This made a huge difference in the questions we asked and the way we structured the final survey. We couldn’t just ask respondents what they did yesterday and extrapolate the answer to the rest of the week. Instead, we had to ask how they cared for themselves during a longer time period.
In analyzing the results, we moved away from traditional gender and age stereotypes in the industry and into attitudinal customer segments. The results of our research influenced our client’s strategy and could have been much different if we had not been so holistic in our approach.
Not only did the diversity of our team help us reach a better solution with our clients, it also helped us grow as individuals. Especially in today’s mostly virtual environment, I got to know my colleagues on a deeper level. We were conscientious about investing time to get to know each other outside of our day-to-day since we didn’t have team dinners or the regular banter that develops when working in the same room. We learned about roommate dynamics, planned meetings around a team member’s triathlon training schedule, and accommodated significant others, children, and more. Our working environment allowed us to show sides of ourselves we probably wouldn’t have a couple of years ago.
Making lasting friendships
That closeness translated into friendships I know will last beyond the end of our engagement. One of the nicest things my team did for me wasn’t even for me. My husband and I moved to San Francisco in the middle of the project. We were living out of a hotel room, and I was working odd hours because we were working so closely with colleagues across the globe. My husband’s birthday arrived, and the hotel front desk called to say we had a package – cupcakes with a note saying, ‘We know this has been hard on not just Alexis, but you, too, David. Happy birthday!” I found out later the new associate on our team suggested the surprise to our engagement director (a partner), who agreed. It was such a nice gesture.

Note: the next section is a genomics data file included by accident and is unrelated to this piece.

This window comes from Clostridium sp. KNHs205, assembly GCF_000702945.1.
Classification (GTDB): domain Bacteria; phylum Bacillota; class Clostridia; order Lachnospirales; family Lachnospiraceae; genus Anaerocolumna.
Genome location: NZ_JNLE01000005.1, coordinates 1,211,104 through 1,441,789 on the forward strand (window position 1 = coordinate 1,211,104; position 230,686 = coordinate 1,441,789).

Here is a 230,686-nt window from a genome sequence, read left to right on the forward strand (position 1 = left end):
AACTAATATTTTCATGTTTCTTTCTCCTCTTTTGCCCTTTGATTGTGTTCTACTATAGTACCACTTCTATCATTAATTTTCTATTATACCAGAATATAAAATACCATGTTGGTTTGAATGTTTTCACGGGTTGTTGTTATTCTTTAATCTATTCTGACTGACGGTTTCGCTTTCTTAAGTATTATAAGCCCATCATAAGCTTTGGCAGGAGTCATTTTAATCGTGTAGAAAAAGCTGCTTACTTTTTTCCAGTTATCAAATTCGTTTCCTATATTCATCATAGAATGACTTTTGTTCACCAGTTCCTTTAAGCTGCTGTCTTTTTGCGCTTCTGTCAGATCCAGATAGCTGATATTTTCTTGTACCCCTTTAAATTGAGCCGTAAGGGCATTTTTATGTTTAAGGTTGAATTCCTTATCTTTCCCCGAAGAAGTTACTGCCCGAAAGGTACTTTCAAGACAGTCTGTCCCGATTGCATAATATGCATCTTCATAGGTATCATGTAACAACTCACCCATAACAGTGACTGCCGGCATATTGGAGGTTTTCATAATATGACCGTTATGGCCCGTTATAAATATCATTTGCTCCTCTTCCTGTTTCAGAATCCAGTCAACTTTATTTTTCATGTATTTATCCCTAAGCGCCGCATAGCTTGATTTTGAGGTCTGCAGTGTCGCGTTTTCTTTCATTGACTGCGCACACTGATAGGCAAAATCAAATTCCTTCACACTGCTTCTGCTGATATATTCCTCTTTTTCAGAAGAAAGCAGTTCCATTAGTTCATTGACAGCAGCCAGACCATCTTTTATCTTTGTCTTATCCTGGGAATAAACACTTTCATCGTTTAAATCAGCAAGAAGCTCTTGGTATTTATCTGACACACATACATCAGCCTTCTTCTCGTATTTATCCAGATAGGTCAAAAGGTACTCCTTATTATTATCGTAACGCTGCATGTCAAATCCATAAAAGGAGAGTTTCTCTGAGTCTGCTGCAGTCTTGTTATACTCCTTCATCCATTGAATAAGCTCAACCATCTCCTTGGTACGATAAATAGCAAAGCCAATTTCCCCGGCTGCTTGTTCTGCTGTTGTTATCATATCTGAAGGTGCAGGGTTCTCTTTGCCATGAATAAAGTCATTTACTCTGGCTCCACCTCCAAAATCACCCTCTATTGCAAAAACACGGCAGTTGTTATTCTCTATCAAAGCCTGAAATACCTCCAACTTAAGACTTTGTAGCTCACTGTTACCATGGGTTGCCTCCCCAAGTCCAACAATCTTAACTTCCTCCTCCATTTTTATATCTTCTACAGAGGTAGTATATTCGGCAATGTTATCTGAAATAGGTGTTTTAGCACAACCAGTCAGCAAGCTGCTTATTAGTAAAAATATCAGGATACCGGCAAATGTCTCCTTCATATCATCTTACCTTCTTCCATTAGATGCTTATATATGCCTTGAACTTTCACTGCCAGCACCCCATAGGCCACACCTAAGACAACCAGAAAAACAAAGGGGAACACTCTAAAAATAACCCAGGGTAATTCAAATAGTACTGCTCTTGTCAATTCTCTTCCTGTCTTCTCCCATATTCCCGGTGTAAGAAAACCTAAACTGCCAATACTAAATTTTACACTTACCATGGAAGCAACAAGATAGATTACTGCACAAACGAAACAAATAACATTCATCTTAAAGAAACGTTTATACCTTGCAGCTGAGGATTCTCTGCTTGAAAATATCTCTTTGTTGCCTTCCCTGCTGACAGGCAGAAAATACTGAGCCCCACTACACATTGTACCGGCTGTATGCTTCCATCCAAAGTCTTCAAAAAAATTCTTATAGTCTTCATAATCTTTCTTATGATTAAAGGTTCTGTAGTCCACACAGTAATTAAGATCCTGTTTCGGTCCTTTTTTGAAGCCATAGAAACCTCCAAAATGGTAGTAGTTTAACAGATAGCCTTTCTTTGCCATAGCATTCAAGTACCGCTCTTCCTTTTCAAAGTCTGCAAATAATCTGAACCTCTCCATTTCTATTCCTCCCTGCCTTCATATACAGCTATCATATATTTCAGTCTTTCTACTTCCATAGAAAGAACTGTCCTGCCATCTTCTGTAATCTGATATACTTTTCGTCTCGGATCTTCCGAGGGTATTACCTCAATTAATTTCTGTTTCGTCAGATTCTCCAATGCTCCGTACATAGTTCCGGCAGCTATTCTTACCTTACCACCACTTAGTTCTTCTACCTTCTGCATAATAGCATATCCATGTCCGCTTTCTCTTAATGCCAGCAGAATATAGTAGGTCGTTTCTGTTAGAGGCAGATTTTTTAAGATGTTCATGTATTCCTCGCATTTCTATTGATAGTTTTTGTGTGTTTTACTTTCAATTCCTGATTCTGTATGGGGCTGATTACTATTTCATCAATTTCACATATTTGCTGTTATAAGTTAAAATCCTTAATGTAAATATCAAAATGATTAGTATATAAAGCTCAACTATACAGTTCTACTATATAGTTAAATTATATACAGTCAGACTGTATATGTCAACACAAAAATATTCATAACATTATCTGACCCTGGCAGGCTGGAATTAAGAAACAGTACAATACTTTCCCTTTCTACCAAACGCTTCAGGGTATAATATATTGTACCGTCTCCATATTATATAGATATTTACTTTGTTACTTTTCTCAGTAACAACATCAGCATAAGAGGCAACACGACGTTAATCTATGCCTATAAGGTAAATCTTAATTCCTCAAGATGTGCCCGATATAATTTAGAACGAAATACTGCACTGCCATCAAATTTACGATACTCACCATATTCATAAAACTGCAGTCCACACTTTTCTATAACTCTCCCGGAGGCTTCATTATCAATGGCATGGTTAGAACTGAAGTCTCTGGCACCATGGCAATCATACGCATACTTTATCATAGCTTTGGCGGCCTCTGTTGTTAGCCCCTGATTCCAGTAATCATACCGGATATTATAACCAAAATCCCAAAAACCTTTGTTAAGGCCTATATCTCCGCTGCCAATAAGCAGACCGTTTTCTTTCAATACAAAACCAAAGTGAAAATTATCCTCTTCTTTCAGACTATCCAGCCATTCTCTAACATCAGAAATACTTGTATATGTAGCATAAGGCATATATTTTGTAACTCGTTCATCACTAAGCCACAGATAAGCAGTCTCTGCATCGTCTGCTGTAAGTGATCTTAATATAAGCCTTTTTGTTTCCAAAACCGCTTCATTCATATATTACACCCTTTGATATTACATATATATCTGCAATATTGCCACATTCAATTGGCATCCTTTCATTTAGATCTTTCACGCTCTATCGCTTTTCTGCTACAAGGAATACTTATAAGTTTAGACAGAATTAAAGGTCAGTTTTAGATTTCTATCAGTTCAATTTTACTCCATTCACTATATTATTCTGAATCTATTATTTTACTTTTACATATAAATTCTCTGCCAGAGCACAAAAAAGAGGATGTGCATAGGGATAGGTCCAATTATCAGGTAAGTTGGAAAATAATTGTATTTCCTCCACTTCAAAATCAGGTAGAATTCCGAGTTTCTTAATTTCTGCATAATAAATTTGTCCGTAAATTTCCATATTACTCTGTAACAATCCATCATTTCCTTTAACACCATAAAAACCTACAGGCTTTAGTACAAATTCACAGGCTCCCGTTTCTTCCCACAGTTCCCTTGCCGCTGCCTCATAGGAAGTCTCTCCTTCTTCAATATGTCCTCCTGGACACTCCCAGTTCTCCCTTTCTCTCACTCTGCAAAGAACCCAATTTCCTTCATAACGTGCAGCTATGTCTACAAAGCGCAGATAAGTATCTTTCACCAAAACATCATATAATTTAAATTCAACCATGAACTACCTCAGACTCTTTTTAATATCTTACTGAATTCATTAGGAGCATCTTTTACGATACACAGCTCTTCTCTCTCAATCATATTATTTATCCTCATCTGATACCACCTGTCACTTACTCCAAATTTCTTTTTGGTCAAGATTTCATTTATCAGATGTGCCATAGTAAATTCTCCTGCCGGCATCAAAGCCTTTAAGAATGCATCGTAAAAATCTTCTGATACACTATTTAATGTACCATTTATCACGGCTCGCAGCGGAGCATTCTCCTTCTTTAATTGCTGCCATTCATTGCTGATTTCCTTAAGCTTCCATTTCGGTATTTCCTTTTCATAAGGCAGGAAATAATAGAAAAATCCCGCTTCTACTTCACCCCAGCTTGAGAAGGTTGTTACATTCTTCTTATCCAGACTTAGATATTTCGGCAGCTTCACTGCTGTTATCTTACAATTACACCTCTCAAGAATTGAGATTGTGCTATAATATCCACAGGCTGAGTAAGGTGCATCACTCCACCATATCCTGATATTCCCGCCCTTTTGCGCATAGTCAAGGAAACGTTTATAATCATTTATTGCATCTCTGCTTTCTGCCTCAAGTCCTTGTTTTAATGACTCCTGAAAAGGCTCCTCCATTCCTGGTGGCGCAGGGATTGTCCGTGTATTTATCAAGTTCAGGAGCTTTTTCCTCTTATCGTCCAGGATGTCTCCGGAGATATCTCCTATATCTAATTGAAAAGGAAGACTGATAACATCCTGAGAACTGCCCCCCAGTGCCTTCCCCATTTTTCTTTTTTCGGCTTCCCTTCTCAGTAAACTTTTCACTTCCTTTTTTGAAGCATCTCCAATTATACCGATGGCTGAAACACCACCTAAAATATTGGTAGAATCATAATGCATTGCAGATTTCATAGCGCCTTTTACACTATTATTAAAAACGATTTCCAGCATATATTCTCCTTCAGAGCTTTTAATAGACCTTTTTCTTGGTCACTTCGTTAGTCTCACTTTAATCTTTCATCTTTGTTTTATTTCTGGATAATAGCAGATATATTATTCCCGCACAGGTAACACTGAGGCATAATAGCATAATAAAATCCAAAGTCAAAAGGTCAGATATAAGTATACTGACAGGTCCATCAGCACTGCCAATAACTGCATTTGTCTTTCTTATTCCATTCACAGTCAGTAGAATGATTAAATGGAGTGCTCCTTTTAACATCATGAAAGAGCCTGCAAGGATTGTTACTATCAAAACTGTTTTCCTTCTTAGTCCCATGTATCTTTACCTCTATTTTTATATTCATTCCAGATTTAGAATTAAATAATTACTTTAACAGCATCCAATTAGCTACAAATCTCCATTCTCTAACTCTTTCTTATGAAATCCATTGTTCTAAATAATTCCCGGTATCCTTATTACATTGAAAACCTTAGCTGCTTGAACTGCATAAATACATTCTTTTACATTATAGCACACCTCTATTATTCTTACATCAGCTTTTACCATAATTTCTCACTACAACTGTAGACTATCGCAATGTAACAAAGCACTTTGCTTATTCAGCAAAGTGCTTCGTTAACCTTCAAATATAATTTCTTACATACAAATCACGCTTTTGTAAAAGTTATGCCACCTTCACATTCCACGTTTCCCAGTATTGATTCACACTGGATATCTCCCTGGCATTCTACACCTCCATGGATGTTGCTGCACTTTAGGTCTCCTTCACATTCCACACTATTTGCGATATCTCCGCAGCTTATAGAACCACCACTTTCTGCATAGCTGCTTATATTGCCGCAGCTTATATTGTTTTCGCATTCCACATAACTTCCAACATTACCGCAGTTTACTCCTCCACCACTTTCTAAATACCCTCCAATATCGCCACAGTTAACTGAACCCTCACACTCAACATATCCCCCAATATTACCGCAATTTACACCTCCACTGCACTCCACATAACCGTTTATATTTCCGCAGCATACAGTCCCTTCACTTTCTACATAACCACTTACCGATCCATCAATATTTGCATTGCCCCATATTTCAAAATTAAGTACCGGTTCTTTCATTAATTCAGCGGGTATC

More about Alexis
Alexis is an engagement manager in McKinsey’s Marketing & Sales practice where she focuses on data-driven growth for consumer companies through personalization and agile marketing / capability building.
Prior to joining McKinsey, Alexis spent 10+ years as an entrepreneur in the beauty / women’s lifestyle space. She founded the first online women’s lifestyle magazine designed to promote diversity, reaching more than 240k people a month. Simultaneously, for more than eight years, she advised large consumer product companies and early-stage startups on brand positioning, product development, and launch strategy, with a focus on female customer acquisition. Alexis is the author of two books and regularly appeared on-air as an expert representing beauty brands on NBC, CBS, and E! News.She holds an MBA from Harvard Business School, where she graduated with distinction and served as co-president of the Women’s Student Association. She also holds a master’s in human rights and gender studies from Columbia University.